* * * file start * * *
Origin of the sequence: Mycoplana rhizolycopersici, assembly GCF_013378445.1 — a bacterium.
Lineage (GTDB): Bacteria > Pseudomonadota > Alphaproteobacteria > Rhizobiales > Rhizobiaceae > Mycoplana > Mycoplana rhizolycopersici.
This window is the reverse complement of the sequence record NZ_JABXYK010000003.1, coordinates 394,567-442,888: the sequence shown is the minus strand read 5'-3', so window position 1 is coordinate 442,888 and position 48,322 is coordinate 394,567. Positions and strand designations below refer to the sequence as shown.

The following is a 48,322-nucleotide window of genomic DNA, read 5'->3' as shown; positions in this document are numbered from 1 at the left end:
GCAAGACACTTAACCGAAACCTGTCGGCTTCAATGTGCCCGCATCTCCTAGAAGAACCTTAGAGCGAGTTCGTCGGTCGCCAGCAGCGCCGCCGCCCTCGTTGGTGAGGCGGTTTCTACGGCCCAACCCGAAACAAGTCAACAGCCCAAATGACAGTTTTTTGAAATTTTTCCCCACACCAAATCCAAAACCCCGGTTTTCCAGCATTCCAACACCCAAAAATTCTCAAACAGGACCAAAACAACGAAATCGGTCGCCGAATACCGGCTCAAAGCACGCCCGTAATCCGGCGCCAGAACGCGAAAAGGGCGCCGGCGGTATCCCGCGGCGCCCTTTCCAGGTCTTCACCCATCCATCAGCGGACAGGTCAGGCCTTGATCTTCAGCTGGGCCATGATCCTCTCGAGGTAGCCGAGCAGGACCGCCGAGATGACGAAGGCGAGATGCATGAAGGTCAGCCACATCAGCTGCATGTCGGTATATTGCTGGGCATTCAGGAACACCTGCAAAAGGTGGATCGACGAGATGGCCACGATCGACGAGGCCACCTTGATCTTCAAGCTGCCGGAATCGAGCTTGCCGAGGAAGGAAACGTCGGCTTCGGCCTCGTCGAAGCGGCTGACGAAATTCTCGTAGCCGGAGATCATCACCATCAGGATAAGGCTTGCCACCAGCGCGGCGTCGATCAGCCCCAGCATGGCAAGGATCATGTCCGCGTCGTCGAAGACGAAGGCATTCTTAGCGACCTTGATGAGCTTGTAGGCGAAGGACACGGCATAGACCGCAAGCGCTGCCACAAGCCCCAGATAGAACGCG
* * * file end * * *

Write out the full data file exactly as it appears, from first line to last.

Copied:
Origin of the sequence: Mycoplana rhizolycopersici, assembly GCF_013378445.1 — a bacterium.
Lineage (GTDB): Bacteria > Pseudomonadota > Alphaproteobacteria > Rhizobiales > Rhizobiaceae > Mycoplana > Mycoplana rhizolycopersici.
This window is the reverse complement of the sequence record NZ_JABXYK010000003.1, coordinates 394,567-442,888: the sequence shown is the minus strand read 5'-3', so window position 1 is coordinate 442,888 and position 48,322 is coordinate 394,567. Positions and strand designations below refer to the sequence as shown.

The following is a 48,322-nucleotide window of genomic DNA, read 5'->3' as shown; positions in this document are numbered from 1 at the left end:
GCAAGACACTTAACCGAAACCTGTCGGCTTCAATGTGCCCGCATCTCCTAGAAGAACCTTAGAGCGAGTTCGTCGGTCGCCAGCAGCGCCGCCGCCCTCGTTGGTGAGGCGGTTTCTACGGCCCAACCCGAAACAAGTCAACAGCCCAAATGACAGTTTTTTGAAATTTTTCCCCACACCAAATCCAAAACCCCGGTTTTCCAGCATTCCAACACCCAAAAATTCTCAAACAGGACCAAAACAACGAAATCGGTCGCCGAATACCGGCTCAAAGCACGCCCGTAATCCGGCGCCAGAACGCGAAAAGGGCGCCGGCGGTATCCCGCGGCGCCCTTTCCAGGTCTTCACCCATCCATCAGCGGACAGGTCAGGCCTTGATCTTCAGCTGGGCCATGATCCTCTCGAGGTAGCCGAGCAGGACCGCCGAGATGACGAAGGCGAGATGCATGAAGGTCAGCCACATCAGCTGCATGTCGGTATATTGCTGGGCATTCAGGAACACCTGCAAAAGGTGGATCGACGAGATGGCCACGATCGACGAGGCCACCTTGATCTTCAAGCTGCCGGAATCGAGCTTGCCGAGGAAGGAAACGTCGGCTTCGGCCTCGTCGAAGCGGCTGACGAAATTCTCGTAGCCGGAGATCATCACCATCAGGATAAGGCTTGCCACCAGCGCGGCGTCGATCAGCCCCAGCATGGCAAGGATCATGTCCGCGTCGTCGAAGACGAAGGCATTCTTAGCGACCTTGATGAGCTTGTAGGCGAAGGACACGGCATAGACCGCAAGCGCTGCCACAAGCCCCAGATAGAACGCG